Paramedic a Hometown Hero


Paramedic Lt. Carolyn Anderson, center, was recognized Wednesday as a Hometown Hero by Sunny 95 radio and CME Credit Union during the National EMS Week Homecoming Breakfast held at Madison Senior Living Community. Anderson was instrumental in saving the life of Ron Kern, second from right, in 2013 following a tractor trailer accident. From left: Jim Riederer, CEO of CME Credit Union, Madison EMS Chief Bob Olwin, Anderson, Kern, and Dave Whiting, assistant fire chief, Columbus Division of Fire.

LONDON – Ron Kern has no recollection of the day in May 2013. He does know who has allowed him to be standing in the midst of a group of well wishers on May 20 at the National EMS Week Homecoming Breakfast.

She is Lt. Carolyn Anderson, a paramedic with Madison County Emergency Medical District’s Medic 280 of London. Anderson is a resident of Mechanicsburg.

Anderson was recognized as a Hometown Hero by radio station Sunny 95 and CME Credit Union during the breakfast, held at Madison Senior Living Community in London.

She was nominated for the honor by her chief, Bob Olwin, based on her response to the call to the accident in which Kern was involved. It was an incident over which, literally he had no control and he was the only injury.

Kern, a tractor trailer driver for BST, was heading south on State Route 56. Just north of the two corrections facilities on a very windy day, a strong gust of wind — according to a witness — literally picked up Kern’s unit and blew it into the ditch on the northbound side.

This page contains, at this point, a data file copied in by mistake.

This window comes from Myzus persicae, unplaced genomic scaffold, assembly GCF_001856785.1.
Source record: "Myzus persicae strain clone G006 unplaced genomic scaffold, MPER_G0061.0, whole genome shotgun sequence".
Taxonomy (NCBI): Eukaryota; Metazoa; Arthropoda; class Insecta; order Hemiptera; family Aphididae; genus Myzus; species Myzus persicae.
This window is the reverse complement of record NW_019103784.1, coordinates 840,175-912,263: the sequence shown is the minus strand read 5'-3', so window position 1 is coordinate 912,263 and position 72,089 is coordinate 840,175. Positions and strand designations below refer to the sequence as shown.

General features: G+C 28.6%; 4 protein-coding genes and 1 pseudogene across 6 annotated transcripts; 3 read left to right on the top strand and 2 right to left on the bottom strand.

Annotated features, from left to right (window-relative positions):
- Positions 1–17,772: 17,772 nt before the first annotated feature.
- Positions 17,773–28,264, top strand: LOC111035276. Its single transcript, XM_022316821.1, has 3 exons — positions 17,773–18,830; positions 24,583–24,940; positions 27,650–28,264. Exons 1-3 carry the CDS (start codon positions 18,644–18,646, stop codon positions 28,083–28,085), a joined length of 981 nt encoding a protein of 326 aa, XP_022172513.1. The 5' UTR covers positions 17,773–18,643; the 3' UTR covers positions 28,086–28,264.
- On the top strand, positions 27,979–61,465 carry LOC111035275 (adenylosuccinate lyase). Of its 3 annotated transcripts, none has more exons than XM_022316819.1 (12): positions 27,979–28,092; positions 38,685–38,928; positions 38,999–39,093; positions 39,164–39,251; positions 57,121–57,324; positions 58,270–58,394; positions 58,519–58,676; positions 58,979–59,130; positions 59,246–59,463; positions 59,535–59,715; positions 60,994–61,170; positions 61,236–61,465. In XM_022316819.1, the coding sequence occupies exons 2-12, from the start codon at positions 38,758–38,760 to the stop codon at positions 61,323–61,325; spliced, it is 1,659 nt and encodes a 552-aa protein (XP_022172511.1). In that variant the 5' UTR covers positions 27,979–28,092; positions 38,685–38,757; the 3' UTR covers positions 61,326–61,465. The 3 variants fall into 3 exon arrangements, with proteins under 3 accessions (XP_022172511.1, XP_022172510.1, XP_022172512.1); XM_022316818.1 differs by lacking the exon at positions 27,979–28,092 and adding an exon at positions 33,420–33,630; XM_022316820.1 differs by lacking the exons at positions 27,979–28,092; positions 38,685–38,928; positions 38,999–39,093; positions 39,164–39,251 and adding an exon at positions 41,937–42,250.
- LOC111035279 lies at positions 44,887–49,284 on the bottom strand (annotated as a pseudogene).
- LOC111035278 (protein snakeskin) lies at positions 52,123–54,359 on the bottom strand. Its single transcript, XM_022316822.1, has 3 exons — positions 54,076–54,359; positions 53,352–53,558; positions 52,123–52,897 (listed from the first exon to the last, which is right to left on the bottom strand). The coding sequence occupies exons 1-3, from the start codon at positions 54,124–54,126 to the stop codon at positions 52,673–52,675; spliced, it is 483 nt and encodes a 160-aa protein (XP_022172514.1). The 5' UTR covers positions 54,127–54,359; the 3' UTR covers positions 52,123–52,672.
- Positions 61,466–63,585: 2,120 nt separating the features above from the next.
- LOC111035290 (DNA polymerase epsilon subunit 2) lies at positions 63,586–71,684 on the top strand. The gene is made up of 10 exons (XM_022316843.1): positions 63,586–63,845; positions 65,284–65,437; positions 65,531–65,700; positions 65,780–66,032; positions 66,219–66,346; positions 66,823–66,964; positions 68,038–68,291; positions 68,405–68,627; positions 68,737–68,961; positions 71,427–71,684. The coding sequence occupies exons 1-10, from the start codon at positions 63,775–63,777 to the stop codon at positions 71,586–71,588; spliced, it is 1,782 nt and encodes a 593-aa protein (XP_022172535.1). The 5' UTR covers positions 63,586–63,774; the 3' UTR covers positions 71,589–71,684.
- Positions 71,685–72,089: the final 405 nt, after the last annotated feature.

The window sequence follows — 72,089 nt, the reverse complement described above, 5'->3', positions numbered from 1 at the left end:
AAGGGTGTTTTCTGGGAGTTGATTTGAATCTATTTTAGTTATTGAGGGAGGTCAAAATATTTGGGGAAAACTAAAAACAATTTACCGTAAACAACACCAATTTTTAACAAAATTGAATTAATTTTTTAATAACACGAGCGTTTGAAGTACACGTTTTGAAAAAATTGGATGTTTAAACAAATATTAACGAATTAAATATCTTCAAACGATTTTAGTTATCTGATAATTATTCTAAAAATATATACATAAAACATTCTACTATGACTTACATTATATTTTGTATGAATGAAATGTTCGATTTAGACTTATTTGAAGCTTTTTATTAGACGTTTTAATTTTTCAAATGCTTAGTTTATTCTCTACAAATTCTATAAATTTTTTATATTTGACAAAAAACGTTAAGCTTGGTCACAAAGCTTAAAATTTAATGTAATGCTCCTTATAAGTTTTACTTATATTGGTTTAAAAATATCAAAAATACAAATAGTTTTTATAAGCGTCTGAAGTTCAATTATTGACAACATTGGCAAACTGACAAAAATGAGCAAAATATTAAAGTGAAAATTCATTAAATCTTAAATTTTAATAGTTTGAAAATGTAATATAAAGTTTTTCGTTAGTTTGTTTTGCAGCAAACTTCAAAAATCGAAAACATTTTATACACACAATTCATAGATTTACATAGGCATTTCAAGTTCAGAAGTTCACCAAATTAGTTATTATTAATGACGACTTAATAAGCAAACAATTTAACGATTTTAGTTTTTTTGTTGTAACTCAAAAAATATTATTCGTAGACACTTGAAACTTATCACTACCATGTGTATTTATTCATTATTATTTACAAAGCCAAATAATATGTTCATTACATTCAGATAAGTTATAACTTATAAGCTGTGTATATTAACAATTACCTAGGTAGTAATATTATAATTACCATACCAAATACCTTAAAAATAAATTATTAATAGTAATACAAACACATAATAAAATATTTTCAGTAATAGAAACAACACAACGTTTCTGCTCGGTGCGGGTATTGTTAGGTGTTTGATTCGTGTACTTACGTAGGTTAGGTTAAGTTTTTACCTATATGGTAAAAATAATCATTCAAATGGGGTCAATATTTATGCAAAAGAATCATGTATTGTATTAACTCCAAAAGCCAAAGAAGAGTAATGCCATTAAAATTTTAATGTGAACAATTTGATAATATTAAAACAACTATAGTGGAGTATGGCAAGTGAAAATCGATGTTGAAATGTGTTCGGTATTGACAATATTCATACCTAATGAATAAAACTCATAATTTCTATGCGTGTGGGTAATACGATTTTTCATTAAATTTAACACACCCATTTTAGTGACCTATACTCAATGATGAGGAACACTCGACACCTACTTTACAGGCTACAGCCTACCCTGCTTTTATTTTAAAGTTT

When Anderson and paramedic Shawn Harding arrived on the scene, they found Kern unconscious from the impact and barely breathing.

“I could barely find a pulse,” Anderson recalled.

Kern’s head lay to one side which caused an obstruction to his airway. Due to the crushed cab, Anderson had some difficulty reaching Kern to straighten his head to create an open airway. She then placed a device over his nose and mouth and forced air into his lungs to keep him breathing.

Harding inserted a needle into his chest and lung to relieve pressure on the collapsed lung and allow the air to enter Kern’s body.

After sections of the truck were cut enough to remove Kern, it was discovered he had been a firefighter with the Central Townships Joint Fire District by a shirt he was wearing.

With the weather too windy for a helicopter to fly, once extricated, Kern was transported to Grant Medical Center in Columbus.

Kern suffered a concussion, brain bleed, cracked ribs, nerve damage to his left arm. Nearly two years later, he remains under a physician’s care.

Anderson was cited for placing herself in some personal danger to administer aid to Kern.

She has been with the department since 1998.

Dean Shipley can be reached at 740-852-1616, ext. 1617, on Facebook at Dean Shipley or via Twitter @DeanAShipley.